By Tom Ferraro, Ph.D.
Jan. 25th 2006
Syndicated to the 23 newspapers and one million readers of the Jouranl Register Company
All rights reserved

The concept of gratitude is something that we all need to learn more about.
(Photo by Anthony Hetherington)

There are many many things that psychology has shown little interest in studying. Wisdom, hope, love, forgiveness, humility and gratitude are core spiritual values that have been largely ignored by the psychology research labs. We live in a secular age and science has shown little more then disdain, even contempt for such vague and untestable spiritual ideas. Recently I have been asked to supervise the research work of a young Intel scholar and he has decided to study certain spiritual ideas in sport. It goes without saying that we have had an impossibly hard time getting his research protocol past the steering committee.

You may recall recent articles I have written about spiritual guidance in sport and how it helped me in my quest to win my club championship. There is no doubt that the spiritual support and wisdom I gained contributed significantly to my success this fall.

So let us take a moment to learn at the very outdated and un-American attitude called gratitude, thank you very much. I began to notice a new phrase that has slipped into our language thanks to Ann Curry of The Today Show. I have noticed that for the longest time she would not be satisfied to say ‘thank you’ to her guests on the show but would say instead “Thank you so much” then I noticed that Katie Couric picked up on this and she started to say the same thing. And now it is always ‘thank you so much’ to every guest she interviews. Watch and see if I’m right. I think everyone wants to show deep signs of gratitude maybe to make up for years of selfishness and guilt. I don’t know.

I take all this as a good sing of things changing. You see we live in an age of narcissism and as such people feel so very entitled and above it all. All these folks have what we call pseudo-independence in psychology which means they feel they are above everyone else and have no need to be grateful for anything. You will frequently see this in psychotherapy when the patient seems to swallow up insights hungrily and likes to pretend he came up with them himself. It is really amazing to see it in action. Narcissists are never grateful to anyone for anything. Oh it must be lonely at the top.

That is why it has been so interesting to watch Tiger Woods transform golf by instilling a team approach which is his way of saying I need help and I appreciate help when I am given it. Gratitude is clearly an Asian trait far more then an American one and Woods is 50% Asian thanks to his mom.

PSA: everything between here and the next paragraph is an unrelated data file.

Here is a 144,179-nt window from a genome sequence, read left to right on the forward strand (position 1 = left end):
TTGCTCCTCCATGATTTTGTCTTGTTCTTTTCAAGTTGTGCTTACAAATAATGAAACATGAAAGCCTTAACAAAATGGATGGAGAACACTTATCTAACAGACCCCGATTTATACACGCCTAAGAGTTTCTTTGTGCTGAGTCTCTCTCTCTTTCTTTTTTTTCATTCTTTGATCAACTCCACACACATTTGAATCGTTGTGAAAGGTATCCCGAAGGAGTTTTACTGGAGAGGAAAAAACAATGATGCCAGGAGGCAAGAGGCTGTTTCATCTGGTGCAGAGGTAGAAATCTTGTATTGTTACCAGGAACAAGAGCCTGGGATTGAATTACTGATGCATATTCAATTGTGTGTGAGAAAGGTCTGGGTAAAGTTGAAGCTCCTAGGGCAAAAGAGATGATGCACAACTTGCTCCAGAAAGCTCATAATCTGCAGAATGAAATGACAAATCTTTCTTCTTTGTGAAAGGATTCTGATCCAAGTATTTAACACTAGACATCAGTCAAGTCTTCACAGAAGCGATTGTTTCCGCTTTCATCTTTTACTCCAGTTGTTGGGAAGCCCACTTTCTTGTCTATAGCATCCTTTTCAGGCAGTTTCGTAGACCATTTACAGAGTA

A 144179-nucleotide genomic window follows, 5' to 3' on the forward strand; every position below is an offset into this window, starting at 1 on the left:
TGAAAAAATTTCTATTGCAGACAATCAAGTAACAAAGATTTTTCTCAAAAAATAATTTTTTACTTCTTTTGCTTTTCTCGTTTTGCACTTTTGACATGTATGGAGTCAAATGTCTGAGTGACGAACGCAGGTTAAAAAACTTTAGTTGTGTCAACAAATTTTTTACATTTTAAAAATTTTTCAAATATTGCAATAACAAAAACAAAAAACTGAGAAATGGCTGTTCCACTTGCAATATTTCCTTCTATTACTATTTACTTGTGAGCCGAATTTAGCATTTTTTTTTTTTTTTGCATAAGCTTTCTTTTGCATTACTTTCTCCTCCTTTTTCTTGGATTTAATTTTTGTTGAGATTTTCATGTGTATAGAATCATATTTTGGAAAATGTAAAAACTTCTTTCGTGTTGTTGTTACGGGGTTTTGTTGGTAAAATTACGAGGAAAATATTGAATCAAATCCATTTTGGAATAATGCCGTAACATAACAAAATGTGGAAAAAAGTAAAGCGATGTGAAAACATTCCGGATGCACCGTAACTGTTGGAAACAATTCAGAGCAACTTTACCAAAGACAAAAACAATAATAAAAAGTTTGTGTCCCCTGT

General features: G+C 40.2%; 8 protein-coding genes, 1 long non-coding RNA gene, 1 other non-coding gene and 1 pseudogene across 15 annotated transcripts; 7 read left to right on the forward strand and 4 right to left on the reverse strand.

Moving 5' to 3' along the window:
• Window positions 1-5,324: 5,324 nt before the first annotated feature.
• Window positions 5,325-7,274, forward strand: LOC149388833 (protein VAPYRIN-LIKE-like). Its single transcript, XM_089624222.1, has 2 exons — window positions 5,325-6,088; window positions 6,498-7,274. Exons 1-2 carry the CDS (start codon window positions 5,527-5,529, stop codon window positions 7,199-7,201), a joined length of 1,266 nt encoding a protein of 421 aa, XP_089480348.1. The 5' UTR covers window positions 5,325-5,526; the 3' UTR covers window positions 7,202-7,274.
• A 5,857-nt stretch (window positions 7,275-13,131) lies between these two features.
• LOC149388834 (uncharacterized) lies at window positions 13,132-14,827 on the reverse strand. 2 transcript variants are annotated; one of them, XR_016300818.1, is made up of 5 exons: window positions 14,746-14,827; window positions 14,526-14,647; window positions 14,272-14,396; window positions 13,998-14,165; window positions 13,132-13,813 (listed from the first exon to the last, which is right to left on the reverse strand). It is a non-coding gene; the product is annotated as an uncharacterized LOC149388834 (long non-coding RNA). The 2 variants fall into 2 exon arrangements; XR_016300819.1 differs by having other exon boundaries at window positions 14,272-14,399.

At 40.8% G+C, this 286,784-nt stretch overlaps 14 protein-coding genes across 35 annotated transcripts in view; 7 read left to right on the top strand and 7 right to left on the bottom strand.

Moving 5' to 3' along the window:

Naiken is the Japanese philosophy which emphasizes gratitude and healthy guilt, two concepts that have been foreign to American culture for a long time. Robert Emmons, Ph.D. is a professor of psychology from University of California Davis who is the foremost authority on topic of gratitude. He has found that grateful people also tend to be optimistic, hopeful and happy. He discovered that gratitude is blocked by feelings of entitlement, a trait of the narcissist. He tries to help people to see how profoundly supported we all are by those around us. Almost like we are supported by invisible hands that are always there to catch us if we fall. You may choose to call this God or goodness.

I can see he is right and so is the Japanese philosophy called Naiken. When I lost my son last month it was only with the support and goodness of the EMT and police that I got through that first night. When Jordan’s friend and I waited for the police to arrive to help us, I remember being enveloped by a profound sense of gratitude that they were there to help us. If that is not the presence of a godhead I don’t know what is. I even felt deep gratitude toward the medical examiner for her kindness and support as she helped me to identify Jordan’s body.

Gratitude is something we need more of as Americans. We are not alone and we cannot do things on our own. We need to learn to say thank you more often and to feel thankful to others who so often show love and thoughtfulness to us. We always like to teach our young to say thank you when they receive something. It seems that we are engaging in a quaint little task as we try to teach this. But in fact it’s a profound lesson that we are trying to instill. When we teach our five year old to say ‘thank you’ we are actually saying to them “You see there is lots of love and caring in the world and it’s a very good idea to realize this and to show your appreciation.” We are teaching about the value of gratitude.

So lets hear it for Ann Curry and Katie Couric for using that phrase “Thank you so much”. They are serving as great role models for the country whether they know it or not. And let me make a prediction. Some day in the future sport psychology will be brave enough and smart enough to look at these ‘core values’ that are now the domain of the religious. I have always felt that concepts like gratitude, wisdom, hope, love, charity, humor and courage are useful and practical ideas that people have the right to be taught. Psychology is still in its infancy and sport psychology is younger yet. It’s high time we grew up as a field of study and started researching topics that people actually need to learn about.